The pilot on wholesale e-rupee is now expanded to a retail version as of December 1st. The wholesale version was being piloted with the help of nine banks for settlement of secondary market transactions in government securities. The pilot for the retail version will cover four cities – Mumbai, Delhi, Bhubaneswar, and Bangalore in four phases, where each phase will include more cities and add additional banks to the intermediary list. E-rupee is centralized. It will be handled by the Reserve Bank of India (RBI) and distributed via selected intermediaries – Banks, both state owned and private- using their digital wallets, in a closed user group. However, the RBI governor Shaktikanta Das, presented a conflicting statement in a press conference on December 7th, stating that “..[e-rupee] will move from one person’s wallet to the other person’s wallet without the intermediation of the bank.” It will be treated as a legal tender and will be exchangeable one-to-one with fiat. Both peer to peer (P2P) and peer to merchant (P2M) transactions will be feasible. The RBI highlighted that e-rupee will be for most parts, similar to physical cash. It will be issued in the same denominations and will not be interest- bearing. Though it can be converted to other forms, like bank deposits.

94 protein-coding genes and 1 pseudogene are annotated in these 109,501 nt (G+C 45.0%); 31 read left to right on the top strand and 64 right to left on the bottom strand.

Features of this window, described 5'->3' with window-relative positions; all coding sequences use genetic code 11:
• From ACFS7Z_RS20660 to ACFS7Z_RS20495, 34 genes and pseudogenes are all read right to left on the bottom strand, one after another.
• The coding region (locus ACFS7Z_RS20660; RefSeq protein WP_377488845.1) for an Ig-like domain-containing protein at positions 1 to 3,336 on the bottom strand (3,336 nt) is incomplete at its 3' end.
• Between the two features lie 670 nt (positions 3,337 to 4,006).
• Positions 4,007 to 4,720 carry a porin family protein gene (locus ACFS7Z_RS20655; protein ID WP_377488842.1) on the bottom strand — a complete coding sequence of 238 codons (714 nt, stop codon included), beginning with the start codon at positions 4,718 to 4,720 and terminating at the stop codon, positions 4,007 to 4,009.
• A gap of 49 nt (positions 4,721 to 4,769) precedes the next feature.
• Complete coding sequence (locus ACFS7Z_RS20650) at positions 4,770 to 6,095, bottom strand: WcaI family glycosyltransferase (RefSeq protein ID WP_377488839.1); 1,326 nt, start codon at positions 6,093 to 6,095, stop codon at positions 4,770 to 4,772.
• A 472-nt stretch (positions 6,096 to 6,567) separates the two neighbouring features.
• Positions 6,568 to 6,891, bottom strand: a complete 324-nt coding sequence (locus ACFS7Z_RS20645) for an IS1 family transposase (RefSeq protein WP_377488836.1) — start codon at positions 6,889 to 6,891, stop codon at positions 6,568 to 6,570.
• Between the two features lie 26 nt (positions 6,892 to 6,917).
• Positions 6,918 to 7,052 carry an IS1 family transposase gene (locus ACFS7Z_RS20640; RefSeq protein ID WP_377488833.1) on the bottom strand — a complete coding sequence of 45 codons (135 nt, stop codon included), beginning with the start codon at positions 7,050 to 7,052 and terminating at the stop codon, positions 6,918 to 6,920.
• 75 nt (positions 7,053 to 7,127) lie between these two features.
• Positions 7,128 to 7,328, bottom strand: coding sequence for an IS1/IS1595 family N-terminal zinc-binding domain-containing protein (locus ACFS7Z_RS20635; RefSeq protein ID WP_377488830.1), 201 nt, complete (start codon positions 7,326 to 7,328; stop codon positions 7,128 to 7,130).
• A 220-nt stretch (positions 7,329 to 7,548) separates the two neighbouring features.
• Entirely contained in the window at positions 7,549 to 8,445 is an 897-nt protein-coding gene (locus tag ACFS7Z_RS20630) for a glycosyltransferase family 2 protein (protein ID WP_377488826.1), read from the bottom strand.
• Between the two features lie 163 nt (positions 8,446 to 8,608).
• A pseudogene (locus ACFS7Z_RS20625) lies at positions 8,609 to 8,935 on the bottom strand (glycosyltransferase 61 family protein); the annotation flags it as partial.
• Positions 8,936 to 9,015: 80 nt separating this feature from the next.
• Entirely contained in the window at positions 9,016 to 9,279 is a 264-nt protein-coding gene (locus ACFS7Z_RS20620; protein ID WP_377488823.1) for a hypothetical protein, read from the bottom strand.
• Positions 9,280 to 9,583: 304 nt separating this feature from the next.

So far, the narrative used for the push has remained consistent. The motivation, as stated by RBI, is that of achieving systemic efficiency, financial inclusion, pushing innovations in payment space, and mitigating risks from private virtual currencies. However, the design doesn’t talk about anonymity, monitoring, tracking, or record keeping of these transactions. It has been made clear that the project will be centrally controlled by RBI but has no mentions of the data retention aspect of these transactions. Transactions using fiat currency are anonymous for most parts. Will the e-rupee maintain that? What’s also interesting is the service will be offered by intermediating banks which also offer services using Unified Payment Interface (UPI) which enables instantaneous bank to bank transfers. UPI transactions are done using bank deposits; e-rupee wallets will use digital currency. How different they will be is still not clear. Both these modes will be in competition and this will affect the adoption rate of e-rupee. Specially since parking money in a digital wallet will not earn interest and the convenience of payment will be similar, if not better. Several analysts have pointed out that UPI has a first-mover advantage. But both are state-backed services (or “public goods” as NPCI puts it) and not market products. The motivation listed for development of UPI were also to increase systemic efficiency, security, financial inclusion and innovation in the payments space. It has, to most extent, satisfied these expectations. There can be serious setbacks to the adoption of e-rupee. And it wouldn’t be dissimilar to adoption challenges being faced by other countries.